It is probably not a good idea to pick one thing and only do that one thing. Walking is an absolutely wonderful exercise, but for most of us, a little variety is better. A mixture of these should be helpful:
Stretching increases our range of motion, keeps us from stiffening up, helps us to be more flexible, relieves pain and makes other exercises easier to do. It’s good to stretch throughout the day and after other exercises.
Strength training builds muscles that help protect our painful joints. Even the simple exercises my physical therapist taught me have made a huge difference! I have read that it increases the lubrication to cartilage, but I don’t know if that’s true.
Aerobics is good for our hearts, minds, and bodies. It aids in weight loss which puts less stress on our joints. It can be fun once you figure out what you like and it does not need to be nor should it be painful. Ultimately, we want to do aerobic exercise for 150 minutes per week, which breaks down to five 30-minute workouts.
Don’t overdo it.
- Ten minutes, three times each day of aerobic activity is as beneficial as one 30-minute workout.
- It may be helpful to exercise different ways on different days. Perhaps walking on some days, using an exercise video on others.
- Pay attention to your body’s signals! I cannot stress this enough. A little pain is normal, but if walking uphill makes your legs ache substantially more and for several days stop walking up hills! (I’m speaking to myself.)
- If you find that aerobic exercise hurts, you may benefit from low-impact exercise in a heated swimming pool.
Enjoy what you are doing
Exercise can be fun! Some of us would rather exercise alone while others enjoy the social aspect of group activity. Maybe dancing is your thing or walking a dog. Nature walks work well for me and I find that they relax me and keep depression at bay. I also enjoy gently walking in gardens or museums. Maybe you prefer malls. Whatever it is, find it and you will hardly know that you are exercising!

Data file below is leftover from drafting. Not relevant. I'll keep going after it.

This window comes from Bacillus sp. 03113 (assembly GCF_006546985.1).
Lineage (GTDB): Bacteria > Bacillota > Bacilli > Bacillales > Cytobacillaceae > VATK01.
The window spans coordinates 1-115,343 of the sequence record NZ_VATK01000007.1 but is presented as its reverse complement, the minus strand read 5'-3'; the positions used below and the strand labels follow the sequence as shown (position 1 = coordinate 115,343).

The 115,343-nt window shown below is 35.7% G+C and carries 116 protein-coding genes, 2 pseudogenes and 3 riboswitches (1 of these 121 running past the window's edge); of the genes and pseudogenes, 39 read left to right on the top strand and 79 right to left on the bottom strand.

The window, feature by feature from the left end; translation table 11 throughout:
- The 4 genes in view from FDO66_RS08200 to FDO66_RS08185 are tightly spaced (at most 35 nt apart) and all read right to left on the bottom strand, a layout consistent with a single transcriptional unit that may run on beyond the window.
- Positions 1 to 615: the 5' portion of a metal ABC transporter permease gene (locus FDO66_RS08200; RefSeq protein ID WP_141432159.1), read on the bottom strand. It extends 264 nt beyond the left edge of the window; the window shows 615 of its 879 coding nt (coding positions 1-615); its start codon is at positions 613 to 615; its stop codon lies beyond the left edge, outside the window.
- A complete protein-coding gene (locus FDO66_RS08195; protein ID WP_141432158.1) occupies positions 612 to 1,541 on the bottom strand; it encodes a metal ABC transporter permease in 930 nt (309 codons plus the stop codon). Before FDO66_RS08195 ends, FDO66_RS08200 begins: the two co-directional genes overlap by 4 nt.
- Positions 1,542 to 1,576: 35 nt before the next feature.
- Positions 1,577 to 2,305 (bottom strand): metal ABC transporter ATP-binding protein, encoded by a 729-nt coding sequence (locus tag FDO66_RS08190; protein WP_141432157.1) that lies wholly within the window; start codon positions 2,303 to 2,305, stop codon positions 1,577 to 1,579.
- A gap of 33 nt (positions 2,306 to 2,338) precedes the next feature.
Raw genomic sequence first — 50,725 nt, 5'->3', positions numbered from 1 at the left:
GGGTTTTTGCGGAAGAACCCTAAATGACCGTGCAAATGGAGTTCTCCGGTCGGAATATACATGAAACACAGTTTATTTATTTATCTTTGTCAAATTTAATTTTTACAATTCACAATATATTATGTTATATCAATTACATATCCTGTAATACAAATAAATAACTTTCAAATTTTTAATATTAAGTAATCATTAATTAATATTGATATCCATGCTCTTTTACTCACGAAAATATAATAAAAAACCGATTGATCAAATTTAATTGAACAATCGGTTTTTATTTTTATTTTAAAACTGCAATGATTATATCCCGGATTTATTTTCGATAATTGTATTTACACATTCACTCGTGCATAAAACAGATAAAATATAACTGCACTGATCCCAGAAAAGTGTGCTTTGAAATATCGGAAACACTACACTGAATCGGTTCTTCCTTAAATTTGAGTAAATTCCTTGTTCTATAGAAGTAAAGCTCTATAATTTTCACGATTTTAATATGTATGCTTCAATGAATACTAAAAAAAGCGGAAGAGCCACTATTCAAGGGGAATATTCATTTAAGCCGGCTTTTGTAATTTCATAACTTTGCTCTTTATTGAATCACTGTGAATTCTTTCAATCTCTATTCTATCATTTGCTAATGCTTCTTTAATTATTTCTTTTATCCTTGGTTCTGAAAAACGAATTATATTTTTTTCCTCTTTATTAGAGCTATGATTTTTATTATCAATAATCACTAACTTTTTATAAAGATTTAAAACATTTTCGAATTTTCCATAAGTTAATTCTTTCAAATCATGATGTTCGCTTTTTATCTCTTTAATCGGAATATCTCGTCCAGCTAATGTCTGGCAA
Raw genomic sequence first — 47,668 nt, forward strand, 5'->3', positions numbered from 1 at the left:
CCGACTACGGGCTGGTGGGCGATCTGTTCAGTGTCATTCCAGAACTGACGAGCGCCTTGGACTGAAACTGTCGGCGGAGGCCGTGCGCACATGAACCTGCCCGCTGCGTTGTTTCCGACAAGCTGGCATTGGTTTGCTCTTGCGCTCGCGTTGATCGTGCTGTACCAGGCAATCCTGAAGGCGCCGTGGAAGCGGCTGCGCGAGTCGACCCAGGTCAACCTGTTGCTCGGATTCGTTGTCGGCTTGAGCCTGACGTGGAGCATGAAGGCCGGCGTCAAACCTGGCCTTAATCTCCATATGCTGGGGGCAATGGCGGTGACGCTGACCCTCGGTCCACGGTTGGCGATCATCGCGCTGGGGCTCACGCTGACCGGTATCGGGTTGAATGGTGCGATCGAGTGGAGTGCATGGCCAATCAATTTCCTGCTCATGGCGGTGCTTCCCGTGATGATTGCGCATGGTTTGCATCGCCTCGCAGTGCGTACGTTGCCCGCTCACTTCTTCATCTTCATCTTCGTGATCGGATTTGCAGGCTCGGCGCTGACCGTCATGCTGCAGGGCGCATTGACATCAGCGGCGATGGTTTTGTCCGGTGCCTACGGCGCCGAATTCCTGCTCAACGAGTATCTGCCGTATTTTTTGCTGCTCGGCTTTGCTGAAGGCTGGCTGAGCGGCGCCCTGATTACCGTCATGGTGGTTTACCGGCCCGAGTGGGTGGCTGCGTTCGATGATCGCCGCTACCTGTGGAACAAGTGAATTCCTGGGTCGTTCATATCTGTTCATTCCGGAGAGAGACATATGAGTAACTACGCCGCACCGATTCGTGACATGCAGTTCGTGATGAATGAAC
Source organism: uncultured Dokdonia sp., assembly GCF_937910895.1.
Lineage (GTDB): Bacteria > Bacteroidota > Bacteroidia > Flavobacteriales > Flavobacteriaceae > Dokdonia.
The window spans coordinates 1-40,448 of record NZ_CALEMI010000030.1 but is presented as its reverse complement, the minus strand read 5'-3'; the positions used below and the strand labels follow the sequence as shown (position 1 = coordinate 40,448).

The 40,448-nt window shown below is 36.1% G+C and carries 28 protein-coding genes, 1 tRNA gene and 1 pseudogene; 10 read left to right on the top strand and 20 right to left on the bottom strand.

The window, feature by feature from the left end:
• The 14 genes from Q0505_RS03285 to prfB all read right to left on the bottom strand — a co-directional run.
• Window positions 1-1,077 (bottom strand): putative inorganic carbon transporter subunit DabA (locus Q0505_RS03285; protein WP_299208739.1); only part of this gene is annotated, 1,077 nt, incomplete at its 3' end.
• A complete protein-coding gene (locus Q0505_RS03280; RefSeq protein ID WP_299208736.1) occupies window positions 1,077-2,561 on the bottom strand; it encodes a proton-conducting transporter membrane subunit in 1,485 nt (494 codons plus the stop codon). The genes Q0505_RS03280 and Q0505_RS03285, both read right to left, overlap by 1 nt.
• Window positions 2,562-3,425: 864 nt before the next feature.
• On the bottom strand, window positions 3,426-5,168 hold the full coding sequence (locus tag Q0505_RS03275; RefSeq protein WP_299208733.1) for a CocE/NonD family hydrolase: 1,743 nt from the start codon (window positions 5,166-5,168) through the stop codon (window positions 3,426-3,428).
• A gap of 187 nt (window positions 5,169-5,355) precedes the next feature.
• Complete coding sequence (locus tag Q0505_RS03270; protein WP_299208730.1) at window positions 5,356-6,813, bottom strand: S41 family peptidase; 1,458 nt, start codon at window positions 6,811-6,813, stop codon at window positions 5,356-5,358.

Some exercise options you may not have thought of.
Yoga is very popular and has emotional benefits as well as physical ones. Most communities offer classes or there are videos online or at your library. Remember to start slowly and listen to your body.
Tai Chi originated in China and benefits our minds, bodies, and spirits. It consists of a series of slow movements performed with a great deal of focus and mindful breathing.
Walking is beneficial because it doesn’t cost anything, can be worked naturally into our day, and works well socially or independently. Too hard on your joints? Try pole walking. I find a treadmill useful because it enables me to exercise in short spurts.
Water aerobics are more gentle than traditional aerobics and classes are available in most communities. Your doctor may be able to recommend a local class for you.
Dance lessons can be lots of fun, especially if you are a more social type.
- Drink plenty of water.
- Avoid foods that cause inflammation.
- Get enough rest.
Exercising with osteoarthritis helps to relieve pain, gives us a mental boost, and can be fun! Listen to your body and find out what works for you. Make sure that you keep your doctor in the loop.
How about you? What has or has not worked for you? Your comments below may help or encourage other people in their quest to live well with osteoarthritis. Please feel free to recommend topics for future articles. I love to hear from my readers!